Are You Eligible for a Lung Cancer Screening?
Take this quiz to understand the risk factors for lung cancer and if you or a loved one may be a candidate for a screening.
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"It’s better to know because then you have a fighting chance. And I have a lot that I’m willing to fight for."
Supermodel. Mother. Wife. Blogger.
“Don’t wait for something to happen, or to find something. I think that you have to act.”
Miguel Varoni & Catherine Siachoque
Actor and Actress. Husband and Wife.
"I think screening is so important from a health standpoint and so you can have that peace of mind."
Health enthusiast. Influencer. Entrepreneur.
"If you’re not going to get screened for you, do it for your loved ones because they get affected too."
Former White House Chef. Combat Veteran. Caregiver.
Select factors that increase your risk for lung cancer are:*
A history of smoking
Exposure to certain materials in the environment, such as radon gas, asbestos and secondhand smoke
A family history of lung cancer
Exposure to other materials that cause cancer like arsenic, chromium and nickel
*The above list does not include all risk factors for lung cancer
Who should get screened for lung cancer?
The U.S. Preventative Services Task Force (USPSTF), a panel of experts in disease prevention and evidence-based medicine, sets guidelines for who should be screened for lung cancer. It recommends yearly screening for people who meet all three of the following criteria:
|Age 50-80 years old
|Smoke now, or have quit within the past 15 years
|Have at least a 20 pack year smoking history
What’s a pack year?
A pack year is the number of packs of cigarettes a person smoked per day, multiplied by the number of years they have smoked. For example, a person with 20 pack years could have smoked 1 pack a day for 20 years, or 2 packs a day for 10 years, or half a pack a day for 40 years, etc.
Lung cancer is the leading cause of cancer death in the U.S.
Each year, more people die of lung cancer than of colon, breast, and prostate cancers combined.
The impact of lung cancer is not equal
Have the highest lung cancer death rate of any racial or ethnic group, with the probability of being diagnosed with lung cancer being approximately 1 in 16 for Black men and 1 in 20 for Black women.
Are 15% less likely to be diagnosed early and 25% less likely to survive five years after diagnosis when compared to non-Hispanic White Americans.
Know the common symptoms of lung cancer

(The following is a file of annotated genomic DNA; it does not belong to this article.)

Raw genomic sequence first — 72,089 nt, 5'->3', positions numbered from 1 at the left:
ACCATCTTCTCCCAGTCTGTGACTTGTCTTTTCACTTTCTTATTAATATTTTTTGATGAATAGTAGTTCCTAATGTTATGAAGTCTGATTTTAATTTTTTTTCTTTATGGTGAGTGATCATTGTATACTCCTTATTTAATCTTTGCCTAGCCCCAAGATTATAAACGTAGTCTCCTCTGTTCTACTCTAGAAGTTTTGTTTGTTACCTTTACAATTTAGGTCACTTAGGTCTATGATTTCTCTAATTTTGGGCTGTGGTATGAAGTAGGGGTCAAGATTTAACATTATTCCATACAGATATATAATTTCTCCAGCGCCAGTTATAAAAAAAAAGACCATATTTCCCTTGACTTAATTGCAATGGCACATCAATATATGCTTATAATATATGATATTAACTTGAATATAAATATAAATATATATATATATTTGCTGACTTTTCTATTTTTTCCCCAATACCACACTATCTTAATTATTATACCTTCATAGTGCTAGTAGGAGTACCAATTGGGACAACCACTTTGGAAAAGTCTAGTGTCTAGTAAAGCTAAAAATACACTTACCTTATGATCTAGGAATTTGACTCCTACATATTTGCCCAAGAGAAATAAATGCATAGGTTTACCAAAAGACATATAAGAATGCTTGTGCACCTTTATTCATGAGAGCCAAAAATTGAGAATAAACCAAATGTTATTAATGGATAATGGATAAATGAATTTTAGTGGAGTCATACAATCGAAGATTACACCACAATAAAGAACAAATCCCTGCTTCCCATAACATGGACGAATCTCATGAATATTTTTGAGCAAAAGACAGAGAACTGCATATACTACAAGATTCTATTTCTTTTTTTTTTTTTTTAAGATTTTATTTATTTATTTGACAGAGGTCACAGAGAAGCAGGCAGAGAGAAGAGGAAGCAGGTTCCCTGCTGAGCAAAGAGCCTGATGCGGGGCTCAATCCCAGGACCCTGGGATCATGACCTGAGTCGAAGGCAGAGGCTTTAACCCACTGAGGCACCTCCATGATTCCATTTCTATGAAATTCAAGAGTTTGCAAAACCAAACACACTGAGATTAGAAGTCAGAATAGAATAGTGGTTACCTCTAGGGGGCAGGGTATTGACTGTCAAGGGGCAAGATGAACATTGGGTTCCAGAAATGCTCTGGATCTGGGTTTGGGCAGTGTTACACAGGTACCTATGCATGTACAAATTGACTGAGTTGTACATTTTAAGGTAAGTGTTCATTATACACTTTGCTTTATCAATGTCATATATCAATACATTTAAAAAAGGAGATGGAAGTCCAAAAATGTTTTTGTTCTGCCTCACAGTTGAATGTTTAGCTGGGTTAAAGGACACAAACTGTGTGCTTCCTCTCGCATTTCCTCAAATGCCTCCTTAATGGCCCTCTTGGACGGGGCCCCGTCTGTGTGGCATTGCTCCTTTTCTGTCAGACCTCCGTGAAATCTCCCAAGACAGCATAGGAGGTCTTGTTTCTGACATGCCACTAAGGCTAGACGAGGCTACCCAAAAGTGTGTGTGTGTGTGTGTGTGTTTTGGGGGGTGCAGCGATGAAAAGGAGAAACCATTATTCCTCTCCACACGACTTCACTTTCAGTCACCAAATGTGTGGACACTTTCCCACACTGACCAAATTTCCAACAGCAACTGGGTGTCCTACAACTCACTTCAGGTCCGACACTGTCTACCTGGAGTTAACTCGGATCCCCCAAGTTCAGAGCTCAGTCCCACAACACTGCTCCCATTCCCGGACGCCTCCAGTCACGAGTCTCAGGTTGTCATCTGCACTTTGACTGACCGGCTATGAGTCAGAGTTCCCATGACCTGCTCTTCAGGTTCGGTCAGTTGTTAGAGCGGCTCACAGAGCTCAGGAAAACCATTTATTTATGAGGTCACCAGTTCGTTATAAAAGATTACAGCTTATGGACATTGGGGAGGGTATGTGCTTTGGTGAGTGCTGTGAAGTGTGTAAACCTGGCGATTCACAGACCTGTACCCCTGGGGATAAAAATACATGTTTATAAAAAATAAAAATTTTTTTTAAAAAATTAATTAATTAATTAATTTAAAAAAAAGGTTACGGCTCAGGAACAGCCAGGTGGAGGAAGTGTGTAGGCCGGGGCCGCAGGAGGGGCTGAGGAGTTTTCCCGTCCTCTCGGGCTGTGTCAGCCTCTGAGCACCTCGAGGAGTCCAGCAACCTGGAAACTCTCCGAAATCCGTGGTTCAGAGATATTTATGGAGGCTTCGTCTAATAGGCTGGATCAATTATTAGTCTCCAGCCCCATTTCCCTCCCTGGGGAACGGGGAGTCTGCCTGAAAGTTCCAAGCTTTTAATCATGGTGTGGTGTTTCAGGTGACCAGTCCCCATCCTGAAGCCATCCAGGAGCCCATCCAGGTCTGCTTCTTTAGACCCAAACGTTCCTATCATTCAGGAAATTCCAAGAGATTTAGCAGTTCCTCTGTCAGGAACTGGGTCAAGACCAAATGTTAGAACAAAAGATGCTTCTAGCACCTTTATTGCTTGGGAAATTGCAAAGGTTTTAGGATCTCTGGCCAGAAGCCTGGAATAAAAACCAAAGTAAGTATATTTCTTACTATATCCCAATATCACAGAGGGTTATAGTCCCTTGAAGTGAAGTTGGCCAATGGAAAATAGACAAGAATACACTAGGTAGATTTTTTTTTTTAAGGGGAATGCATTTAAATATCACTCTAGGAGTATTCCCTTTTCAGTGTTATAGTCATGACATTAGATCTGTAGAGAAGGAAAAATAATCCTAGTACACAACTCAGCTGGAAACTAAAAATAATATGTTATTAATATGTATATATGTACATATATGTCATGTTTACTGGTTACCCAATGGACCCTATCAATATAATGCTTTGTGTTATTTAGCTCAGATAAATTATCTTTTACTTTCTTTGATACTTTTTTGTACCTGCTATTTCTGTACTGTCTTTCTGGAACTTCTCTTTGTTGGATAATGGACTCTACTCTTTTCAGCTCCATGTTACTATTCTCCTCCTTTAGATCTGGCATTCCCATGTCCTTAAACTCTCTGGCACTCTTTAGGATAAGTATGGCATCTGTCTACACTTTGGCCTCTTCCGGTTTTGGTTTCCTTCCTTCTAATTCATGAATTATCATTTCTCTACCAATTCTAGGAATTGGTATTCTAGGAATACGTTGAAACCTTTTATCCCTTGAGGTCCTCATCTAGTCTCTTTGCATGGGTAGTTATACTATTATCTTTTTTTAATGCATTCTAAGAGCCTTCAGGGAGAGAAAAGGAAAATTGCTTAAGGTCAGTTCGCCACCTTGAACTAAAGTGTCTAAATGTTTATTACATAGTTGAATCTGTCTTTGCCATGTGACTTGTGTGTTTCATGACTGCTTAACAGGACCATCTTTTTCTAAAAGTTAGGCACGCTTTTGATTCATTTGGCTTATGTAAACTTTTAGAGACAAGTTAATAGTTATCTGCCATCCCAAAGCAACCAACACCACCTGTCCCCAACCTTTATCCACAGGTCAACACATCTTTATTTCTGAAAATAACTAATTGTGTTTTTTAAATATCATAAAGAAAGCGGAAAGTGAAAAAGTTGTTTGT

Lung cancer symptoms may not always be present until the disease has spread. However, if you are at risk for lung cancer and experiencing any of the symptoms below, it’s important to speak with your doctor right away.
- A new cough that lasts more than three weeks or a cough that gets worse
- Chest pain that is often worse with deep breathing, coughing, or laughing
- A new or worsening shortness of breath
- A new onset of wheezing
- Coughing up blood
- Feeling very tired all the time
- Losing weight for no reason
- Loss of appetite
- Lung infections that don’t go away or keep coming back
The importance of earlier detection
Increased screening may help change these numbers
How do you get screened for lung cancer?
If you think you are at risk for lung cancer, talk to your doctor about whether screening is right for you. If your doctor recommends screening, they will order a low-dose CT (computed tomography) scan. This scan provides quality images using 90% less ionizing radiation than a standard CT scan.
|This scan uses an X-ray machine to take pictures of your lungs
|This scan only takes a few minutes, is not painful, and doesn’t involve any needles
|Your doctor can help you find a screening center or use this locator to search for a center near you
If your doctor recommends screening, don’t let fear stand in your way. Be open with your doctor so they can answer your questions to help you get more comfortable with the screening process and guide you through follow up appointments. Yearly lung cancer screening is an important step you can take if you are at high risk.
Lung cancer screening can make a big impact
Use these resources to learn more about lung cancer screening:
What you can expect during a lung cancer screening
Learn about the lung cancer screening process and how to prepare for your appointment.Download
What you need to know before talking to your doctor about lung cancer screening
Read tips about talking to your doctor so you feel prepared to have this important conversation.Download
Guide to insurance coverage for lung cancer screening
Learn about insurance coverage for annual lung cancer screenings and key questions to ask your insurance company.Download
Cut through the myths and get the facts
Discover what really matters when it comes to you, your health and understanding if you need a lung cancer screening.Download
Concerned about a loved one?
Get the information you need to guide loved ones through the important process of lung cancer screening.Download
More from our partners
Find a screening center near you
GO2 for Lung Cancer is dedicated to saving, extending, and improving the lives of those vulnerable, at risk, and diagnosed with lung cancer. Visit their website for more resources, including a screening center locator.
Learn more about early detection
The mission of the Lung Cancer Foundation of America is to improve survivorship of lung cancer patients through the funding of transformative science. Visit their website to watch a doctor’s perspective on why it’s important to detect lung cancer earlier.
Find out more about the increased risk for lung cancer among Black Americans
The mission of the Lung Cancer Research Foundation is to improve lung cancer outcomes by funding research for the prevention, diagnosis, treatment and cure of lung cancer. This page is designed specifically to help Black Americans better understand their risk for lung cancer and how to work with their doctor to get a screening.